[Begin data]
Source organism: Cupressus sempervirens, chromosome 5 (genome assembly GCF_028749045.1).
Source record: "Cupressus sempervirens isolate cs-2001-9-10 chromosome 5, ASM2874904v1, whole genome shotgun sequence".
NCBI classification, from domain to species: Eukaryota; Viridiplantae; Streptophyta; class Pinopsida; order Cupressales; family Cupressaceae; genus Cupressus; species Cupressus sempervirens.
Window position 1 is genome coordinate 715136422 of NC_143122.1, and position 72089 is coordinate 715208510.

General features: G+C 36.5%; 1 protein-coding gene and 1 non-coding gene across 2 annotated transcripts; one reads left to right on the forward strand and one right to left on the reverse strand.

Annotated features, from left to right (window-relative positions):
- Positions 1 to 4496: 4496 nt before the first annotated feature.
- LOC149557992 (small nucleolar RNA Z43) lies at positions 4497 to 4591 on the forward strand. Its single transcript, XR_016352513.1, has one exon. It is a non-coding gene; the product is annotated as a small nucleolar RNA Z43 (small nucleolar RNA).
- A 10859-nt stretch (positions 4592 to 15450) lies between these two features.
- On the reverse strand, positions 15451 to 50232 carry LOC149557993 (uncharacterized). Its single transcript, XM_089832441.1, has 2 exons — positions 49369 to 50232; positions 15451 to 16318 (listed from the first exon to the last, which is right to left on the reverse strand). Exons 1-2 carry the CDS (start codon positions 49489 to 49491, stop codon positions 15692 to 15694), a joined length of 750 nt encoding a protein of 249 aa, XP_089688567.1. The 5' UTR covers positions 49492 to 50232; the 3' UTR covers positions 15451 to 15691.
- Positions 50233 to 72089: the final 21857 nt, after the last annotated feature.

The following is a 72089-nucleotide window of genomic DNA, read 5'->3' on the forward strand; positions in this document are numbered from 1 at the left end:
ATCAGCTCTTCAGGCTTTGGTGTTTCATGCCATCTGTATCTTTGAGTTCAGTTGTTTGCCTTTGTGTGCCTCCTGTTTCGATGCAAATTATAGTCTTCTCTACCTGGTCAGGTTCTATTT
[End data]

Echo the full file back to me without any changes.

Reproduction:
Source organism: Cupressus sempervirens, chromosome 5 (genome assembly GCF_028749045.1).
Source record: "Cupressus sempervirens isolate cs-2001-9-10 chromosome 5, ASM2874904v1, whole genome shotgun sequence".
NCBI classification, from domain to species: Eukaryota; Viridiplantae; Streptophyta; class Pinopsida; order Cupressales; family Cupressaceae; genus Cupressus; species Cupressus sempervirens.
Window position 1 is genome coordinate 715136422 of NC_143122.1, and position 72089 is coordinate 715208510.

General features: G+C 36.5%; 1 protein-coding gene and 1 non-coding gene across 2 annotated transcripts; one reads left to right on the forward strand and one right to left on the reverse strand.

Annotated features, from left to right (window-relative positions):
- Positions 1 to 4496: 4496 nt before the first annotated feature.
- LOC149557992 (small nucleolar RNA Z43) lies at positions 4497 to 4591 on the forward strand. Its single transcript, XR_016352513.1, has one exon. It is a non-coding gene; the product is annotated as a small nucleolar RNA Z43 (small nucleolar RNA).
- A 10859-nt stretch (positions 4592 to 15450) lies between these two features.
- On the reverse strand, positions 15451 to 50232 carry LOC149557993 (uncharacterized). Its single transcript, XM_089832441.1, has 2 exons — positions 49369 to 50232; positions 15451 to 16318 (listed from the first exon to the last, which is right to left on the reverse strand). Exons 1-2 carry the CDS (start codon positions 49489 to 49491, stop codon positions 15692 to 15694), a joined length of 750 nt encoding a protein of 249 aa, XP_089688567.1. The 5' UTR covers positions 49492 to 50232; the 3' UTR covers positions 15451 to 15691.
- Positions 50233 to 72089: the final 21857 nt, after the last annotated feature.

The following is a 72089-nucleotide window of genomic DNA, read 5'->3' on the forward strand; positions in this document are numbered from 1 at the left end:
ATCAGCTCTTCAGGCTTTGGTGTTTCATGCCATCTGTATCTTTGAGTTCAGTTGTTTGCCTTTGTGTGCCTCCTGTTTCGATGCAAATTATAGTCTTCTCTACCTGGTCAGGTTCTATTT